HM Revenue and Customs Brief 52/07
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Issued 22 August 2007
VAT – place of supply of trading allowances in greenhouse gas emissions
This Brief updates HMRC’s VAT policy on determining the place of supply of
trading emissions allowances, announced in Business Brief 28/04, to include the
treatment of trading in other greenhouse gas emission instruments that have
emerged since that time.
Business Brief 28/04 stated that the place of supply of emissions allowances
under the EU Emissions Trading Scheme (EU ETS), when traded cross–border, is the
place where the customer belongs. However, we were, at that time, unclear about
the nature and purpose of other greenhouse gas emission instruments that
existed, and since then other greenhouse gas emissions instruments have emerged,
with differing objectives.
Having now clarified our understanding of the nature and purpose of these
various greenhouse gas emissions instruments under the different Schemes that
are currently being, or will be in future, traded cross-border, we can confirm
that they are subject to the same VAT treatment as emissions allowances.
This Brief covers instruments representing emission reductions, carbon
credits, and certificates that identify that the production of energy has been
generated from renewable sources. These include, but are not limited to,
Certified Emission Reductions (CERs), Renewal Obligation Certificates (ROCs),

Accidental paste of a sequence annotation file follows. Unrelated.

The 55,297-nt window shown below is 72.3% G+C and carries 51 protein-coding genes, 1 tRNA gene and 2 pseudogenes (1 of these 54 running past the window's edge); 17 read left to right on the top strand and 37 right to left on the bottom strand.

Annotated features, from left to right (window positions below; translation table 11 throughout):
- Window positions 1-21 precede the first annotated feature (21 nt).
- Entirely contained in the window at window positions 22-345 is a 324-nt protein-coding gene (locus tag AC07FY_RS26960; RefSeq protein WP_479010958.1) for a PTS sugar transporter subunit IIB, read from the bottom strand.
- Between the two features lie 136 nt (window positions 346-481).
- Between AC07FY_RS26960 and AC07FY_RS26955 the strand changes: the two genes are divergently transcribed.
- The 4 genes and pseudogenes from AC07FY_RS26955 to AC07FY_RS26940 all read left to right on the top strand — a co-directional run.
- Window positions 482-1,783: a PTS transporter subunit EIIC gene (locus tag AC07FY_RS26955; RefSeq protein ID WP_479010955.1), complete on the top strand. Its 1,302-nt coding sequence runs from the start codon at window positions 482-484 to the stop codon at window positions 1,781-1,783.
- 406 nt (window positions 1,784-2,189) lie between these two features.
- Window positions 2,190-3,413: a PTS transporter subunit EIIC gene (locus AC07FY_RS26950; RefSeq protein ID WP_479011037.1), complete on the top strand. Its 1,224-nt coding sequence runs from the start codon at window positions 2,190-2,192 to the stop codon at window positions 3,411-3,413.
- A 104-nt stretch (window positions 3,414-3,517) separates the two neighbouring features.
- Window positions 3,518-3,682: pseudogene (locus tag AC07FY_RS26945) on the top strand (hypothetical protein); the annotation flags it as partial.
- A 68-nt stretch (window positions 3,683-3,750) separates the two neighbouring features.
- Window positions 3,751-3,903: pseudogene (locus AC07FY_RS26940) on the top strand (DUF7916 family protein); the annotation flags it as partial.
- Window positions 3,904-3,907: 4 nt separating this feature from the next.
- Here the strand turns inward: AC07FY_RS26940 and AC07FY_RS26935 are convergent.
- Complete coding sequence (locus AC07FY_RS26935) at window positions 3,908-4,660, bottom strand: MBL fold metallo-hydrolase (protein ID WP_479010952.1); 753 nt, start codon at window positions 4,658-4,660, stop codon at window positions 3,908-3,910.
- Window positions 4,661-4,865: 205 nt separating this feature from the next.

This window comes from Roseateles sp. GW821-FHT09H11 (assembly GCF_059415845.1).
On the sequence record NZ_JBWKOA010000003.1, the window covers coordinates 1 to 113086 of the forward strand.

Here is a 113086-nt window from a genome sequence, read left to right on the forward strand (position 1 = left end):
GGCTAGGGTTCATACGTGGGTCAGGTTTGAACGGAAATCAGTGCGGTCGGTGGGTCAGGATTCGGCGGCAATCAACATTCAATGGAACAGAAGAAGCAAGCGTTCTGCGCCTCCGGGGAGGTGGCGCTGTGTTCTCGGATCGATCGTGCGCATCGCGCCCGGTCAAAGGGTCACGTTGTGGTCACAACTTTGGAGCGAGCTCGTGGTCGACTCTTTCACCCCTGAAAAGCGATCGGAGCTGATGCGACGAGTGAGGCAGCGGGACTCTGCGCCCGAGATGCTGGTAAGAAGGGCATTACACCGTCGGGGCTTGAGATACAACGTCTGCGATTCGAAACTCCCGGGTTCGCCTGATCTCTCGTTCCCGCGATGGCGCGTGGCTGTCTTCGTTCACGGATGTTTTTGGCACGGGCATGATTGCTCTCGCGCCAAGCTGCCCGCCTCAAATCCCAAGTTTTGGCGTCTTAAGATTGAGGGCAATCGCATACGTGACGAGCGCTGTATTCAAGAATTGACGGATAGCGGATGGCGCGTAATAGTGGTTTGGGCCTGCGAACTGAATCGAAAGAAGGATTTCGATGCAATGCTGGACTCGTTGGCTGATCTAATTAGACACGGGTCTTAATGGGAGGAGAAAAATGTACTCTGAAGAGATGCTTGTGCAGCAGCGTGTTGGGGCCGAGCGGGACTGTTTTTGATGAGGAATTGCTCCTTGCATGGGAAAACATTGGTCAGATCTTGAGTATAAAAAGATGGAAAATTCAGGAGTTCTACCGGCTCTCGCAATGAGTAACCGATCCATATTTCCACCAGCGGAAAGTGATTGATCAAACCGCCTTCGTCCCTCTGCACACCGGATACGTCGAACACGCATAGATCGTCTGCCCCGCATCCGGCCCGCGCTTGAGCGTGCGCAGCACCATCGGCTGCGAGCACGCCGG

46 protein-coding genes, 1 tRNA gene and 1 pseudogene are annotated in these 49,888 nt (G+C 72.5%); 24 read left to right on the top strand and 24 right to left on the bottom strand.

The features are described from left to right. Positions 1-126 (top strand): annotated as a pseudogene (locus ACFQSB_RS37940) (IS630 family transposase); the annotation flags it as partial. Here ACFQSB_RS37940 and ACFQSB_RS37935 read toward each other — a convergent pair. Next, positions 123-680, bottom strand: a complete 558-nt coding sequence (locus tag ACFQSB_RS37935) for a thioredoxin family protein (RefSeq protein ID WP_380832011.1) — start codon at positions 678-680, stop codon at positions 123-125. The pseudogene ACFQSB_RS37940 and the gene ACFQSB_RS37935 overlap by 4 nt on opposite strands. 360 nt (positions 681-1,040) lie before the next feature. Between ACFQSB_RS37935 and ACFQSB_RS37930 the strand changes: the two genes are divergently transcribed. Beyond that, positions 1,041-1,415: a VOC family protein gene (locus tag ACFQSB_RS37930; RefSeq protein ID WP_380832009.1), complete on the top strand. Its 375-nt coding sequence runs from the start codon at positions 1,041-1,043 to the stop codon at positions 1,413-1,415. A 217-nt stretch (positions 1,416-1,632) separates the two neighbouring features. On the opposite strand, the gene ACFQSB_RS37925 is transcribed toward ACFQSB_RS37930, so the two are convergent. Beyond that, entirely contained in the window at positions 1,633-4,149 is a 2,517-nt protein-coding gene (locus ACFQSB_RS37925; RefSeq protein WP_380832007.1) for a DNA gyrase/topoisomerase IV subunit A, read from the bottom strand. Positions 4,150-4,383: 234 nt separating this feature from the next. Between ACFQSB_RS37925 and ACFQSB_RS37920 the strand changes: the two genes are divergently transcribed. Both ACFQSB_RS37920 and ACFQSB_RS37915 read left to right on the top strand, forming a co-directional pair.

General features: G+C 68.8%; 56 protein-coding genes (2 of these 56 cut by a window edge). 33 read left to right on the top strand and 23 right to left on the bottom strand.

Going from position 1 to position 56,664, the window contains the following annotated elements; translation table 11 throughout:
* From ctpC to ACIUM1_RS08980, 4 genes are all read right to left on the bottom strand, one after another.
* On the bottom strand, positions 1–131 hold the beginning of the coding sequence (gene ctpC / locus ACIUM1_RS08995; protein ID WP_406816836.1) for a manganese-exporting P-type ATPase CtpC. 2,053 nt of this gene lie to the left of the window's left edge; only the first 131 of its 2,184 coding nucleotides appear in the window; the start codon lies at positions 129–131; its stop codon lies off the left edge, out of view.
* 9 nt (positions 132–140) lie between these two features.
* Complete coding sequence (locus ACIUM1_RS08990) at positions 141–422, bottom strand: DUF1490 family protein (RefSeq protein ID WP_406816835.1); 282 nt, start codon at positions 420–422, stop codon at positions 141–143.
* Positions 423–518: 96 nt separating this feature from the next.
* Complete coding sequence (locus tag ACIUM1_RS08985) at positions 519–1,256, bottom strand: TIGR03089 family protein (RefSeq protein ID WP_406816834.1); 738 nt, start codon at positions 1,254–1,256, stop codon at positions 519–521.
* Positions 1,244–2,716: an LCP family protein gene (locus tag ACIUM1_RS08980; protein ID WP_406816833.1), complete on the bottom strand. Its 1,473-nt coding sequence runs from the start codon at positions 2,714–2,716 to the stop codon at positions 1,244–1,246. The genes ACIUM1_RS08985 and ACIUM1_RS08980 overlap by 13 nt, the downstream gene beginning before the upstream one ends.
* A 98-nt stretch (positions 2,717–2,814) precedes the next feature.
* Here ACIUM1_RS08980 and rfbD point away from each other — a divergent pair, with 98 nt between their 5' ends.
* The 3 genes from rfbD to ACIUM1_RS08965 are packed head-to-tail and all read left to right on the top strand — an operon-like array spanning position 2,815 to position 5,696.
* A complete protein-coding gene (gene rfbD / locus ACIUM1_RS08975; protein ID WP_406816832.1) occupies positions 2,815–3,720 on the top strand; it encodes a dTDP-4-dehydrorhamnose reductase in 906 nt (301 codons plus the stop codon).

Emission Reduction Units (ERUs), Levy Exemption Certificates (LECs), Assigned
Amount Units (AAUs), EU Allowances (EUAs) and Renewable Energy Certificates (RECs).
More detailed guidance about the supply position of Verified Emission
Reductions (VERs) will be issued in the near future. However, when supplies of
VERs are found to be taking place, their place of supply will be the same as for
Place of supply rules
The place of supply of cross border trading in greenhouse gas emissions
instruments is the place where the recipient belongs (falling within Schedule 5
of the VAT Act 1994 and Article 56 of the VAT Directive). Transactions that take
place between parties established in the UK will continue to be taxed where the
supplier belongs, under section 7(10) of the Act (Article 43 of the VAT
This will not affect certificates or instruments that are sold with goods or
services. In these circumstances the certificates will usually be viewed as
incidental or ancillary to the main supply. An example of this is where a
guarantee of origin is issued to customers purchasing electricity that certifies
the electricity was generated from renewable sources.
This policy will be implemented from the date of this Brief for those
transactions that have not yet taken place or where no decision has been taken
on the place of supply. However, we are aware that for some cross-border
transactions that have already taken place, where we now accept that the place
of supply is the customer’s country, rulings were given that they were subject
to UK VAT. In the circumstances the parties involved in such transactions can
choose whether they want to revisit the arrangements and apply the rules in this
Brief, or maintain the position as originally applied.
Anyone who remains uncertain of the place of supply of a particular
transaction should contact the National Advice Service.
About the Author
© Crown Copyright 2007.
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Article Published/Sorted/Amended on Scopulus 2007-08-28 23:32:25 in Tax Articles